Featured Research

Reevaluating the Low Income Energy Assistance Program- A Proposal For a More Equitable Distribution Formula

Written by Grace Jensen, 2023 Summer Graduate Assistant

Extreme heat conditions, or periods where the heat index exceeded 90 degrees fahrenheit, have become more commonplace across the contiguous United States in recent history- with record breaking heat waves occurring in states from Florida to Washington. These conditions pose a heightened risk to public health, seeing as extreme heat has now become the deadliest weather event in the United States with an estimated 600 people dying from heat related illnesses every year.  Low income communities are especially at risk for heat related illnesses, due to both higher average temperatures and a lack of adequate air conditioning. The Low Income Energy Assistance Program stands poised to mitigate this risk in low income communities, seeing as its mission has always been to provide direct assistance to families struggling to afford their heating and cooling costs. However, the current federal distribution formula is biased towards cold-weather due to the distribution formula’s overemphasis on heating assistance and ‘hold harmless’ statutes states, leaving warm-weather states like Arizona and Texas with significantly less proportional funding to dispense to its low income population.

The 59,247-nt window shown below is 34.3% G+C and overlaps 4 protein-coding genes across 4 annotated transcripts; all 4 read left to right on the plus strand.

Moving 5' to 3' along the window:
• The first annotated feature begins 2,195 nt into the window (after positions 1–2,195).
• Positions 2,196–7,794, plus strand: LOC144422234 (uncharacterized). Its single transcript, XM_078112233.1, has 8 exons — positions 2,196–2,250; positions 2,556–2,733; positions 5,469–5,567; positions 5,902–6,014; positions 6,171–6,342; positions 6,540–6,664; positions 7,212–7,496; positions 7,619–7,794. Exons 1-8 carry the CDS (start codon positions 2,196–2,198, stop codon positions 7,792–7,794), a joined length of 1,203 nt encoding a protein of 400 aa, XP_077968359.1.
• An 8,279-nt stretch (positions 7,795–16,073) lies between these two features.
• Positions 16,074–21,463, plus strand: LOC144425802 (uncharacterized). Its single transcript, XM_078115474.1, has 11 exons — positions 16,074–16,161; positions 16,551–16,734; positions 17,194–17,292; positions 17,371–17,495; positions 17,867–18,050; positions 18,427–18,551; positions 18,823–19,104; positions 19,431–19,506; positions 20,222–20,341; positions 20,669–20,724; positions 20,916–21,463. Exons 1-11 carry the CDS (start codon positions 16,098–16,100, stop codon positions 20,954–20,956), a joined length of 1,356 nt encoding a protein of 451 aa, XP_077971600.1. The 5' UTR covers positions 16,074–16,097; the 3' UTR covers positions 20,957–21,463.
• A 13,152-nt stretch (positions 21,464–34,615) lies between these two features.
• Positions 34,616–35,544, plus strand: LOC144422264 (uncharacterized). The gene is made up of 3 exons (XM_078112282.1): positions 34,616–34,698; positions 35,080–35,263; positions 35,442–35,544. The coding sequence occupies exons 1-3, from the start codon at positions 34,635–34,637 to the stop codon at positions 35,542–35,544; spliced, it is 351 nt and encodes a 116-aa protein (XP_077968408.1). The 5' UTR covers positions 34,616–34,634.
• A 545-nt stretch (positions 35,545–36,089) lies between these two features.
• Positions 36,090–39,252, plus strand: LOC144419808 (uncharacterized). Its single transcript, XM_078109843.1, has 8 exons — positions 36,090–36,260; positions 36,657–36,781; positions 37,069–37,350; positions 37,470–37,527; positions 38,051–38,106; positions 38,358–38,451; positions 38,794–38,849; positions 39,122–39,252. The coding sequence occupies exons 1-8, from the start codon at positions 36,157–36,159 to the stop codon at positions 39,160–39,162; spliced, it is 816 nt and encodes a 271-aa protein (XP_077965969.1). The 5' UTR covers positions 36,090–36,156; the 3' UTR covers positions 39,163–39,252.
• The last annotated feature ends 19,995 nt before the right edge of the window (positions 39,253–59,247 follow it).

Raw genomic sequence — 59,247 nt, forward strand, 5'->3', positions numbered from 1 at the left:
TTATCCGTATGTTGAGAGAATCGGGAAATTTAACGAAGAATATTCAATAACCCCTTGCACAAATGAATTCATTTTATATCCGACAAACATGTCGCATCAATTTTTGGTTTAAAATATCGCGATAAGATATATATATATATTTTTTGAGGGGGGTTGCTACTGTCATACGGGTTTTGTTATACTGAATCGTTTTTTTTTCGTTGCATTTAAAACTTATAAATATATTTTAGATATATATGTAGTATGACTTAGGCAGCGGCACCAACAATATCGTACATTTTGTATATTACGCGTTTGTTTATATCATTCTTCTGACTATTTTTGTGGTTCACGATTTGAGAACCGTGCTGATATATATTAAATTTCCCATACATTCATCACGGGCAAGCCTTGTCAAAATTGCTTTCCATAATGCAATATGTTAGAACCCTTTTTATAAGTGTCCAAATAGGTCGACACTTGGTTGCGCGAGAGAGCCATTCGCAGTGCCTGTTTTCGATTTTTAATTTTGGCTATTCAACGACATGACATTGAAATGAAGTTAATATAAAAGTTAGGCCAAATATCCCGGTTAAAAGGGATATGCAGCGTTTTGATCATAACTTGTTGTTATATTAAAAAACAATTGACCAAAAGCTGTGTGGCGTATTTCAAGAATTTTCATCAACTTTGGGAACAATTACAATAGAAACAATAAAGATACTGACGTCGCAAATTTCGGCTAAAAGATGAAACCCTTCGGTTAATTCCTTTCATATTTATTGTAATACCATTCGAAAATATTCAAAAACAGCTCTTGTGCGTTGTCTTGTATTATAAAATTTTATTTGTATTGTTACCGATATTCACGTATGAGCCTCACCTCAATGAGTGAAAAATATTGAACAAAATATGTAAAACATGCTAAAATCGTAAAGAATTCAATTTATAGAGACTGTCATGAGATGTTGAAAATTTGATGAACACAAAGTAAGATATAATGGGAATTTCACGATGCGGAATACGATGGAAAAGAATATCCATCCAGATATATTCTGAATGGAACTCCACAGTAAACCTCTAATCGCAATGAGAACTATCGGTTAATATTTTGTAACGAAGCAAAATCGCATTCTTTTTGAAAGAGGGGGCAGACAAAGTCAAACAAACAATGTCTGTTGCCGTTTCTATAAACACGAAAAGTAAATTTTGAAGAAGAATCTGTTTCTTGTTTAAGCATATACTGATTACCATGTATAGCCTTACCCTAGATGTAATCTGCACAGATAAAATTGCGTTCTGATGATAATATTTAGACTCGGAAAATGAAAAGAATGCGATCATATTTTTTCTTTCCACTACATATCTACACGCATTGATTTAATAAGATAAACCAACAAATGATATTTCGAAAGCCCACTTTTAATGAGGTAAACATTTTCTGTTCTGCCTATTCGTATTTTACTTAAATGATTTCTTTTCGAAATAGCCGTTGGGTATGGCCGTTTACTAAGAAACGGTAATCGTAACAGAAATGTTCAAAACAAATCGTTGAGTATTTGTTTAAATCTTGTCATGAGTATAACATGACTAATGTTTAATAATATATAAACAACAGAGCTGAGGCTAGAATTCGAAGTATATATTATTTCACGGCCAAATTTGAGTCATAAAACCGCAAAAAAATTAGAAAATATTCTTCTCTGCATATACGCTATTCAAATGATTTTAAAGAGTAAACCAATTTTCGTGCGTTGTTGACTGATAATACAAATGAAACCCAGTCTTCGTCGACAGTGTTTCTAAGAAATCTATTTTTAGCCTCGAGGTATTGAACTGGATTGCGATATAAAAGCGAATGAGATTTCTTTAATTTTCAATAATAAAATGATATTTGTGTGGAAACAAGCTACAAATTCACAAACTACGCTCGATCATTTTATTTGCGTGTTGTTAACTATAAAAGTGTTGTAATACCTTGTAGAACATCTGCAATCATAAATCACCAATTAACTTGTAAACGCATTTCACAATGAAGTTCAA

In order to more equally distribute LIHEAP funds, I propose a simplified formula that provides each state with a baseline funding amount that is equal to 13% of their total low-income energy expenditures. This baseline formula allows for individuals in states with more expensive heating and cooling costs on average to receive greater assistance. From there, any surplus appropriation can be distributed based on the state’s relative energy burden- meaning the states with particularly large low income populations and/or high energy costs will receive a small boost in funding. My results showed that this proposed formula will better account for the increased need for cooling assistance while also taking into account typically higher heating costs.

Read the full report here.

EIDC Featured Research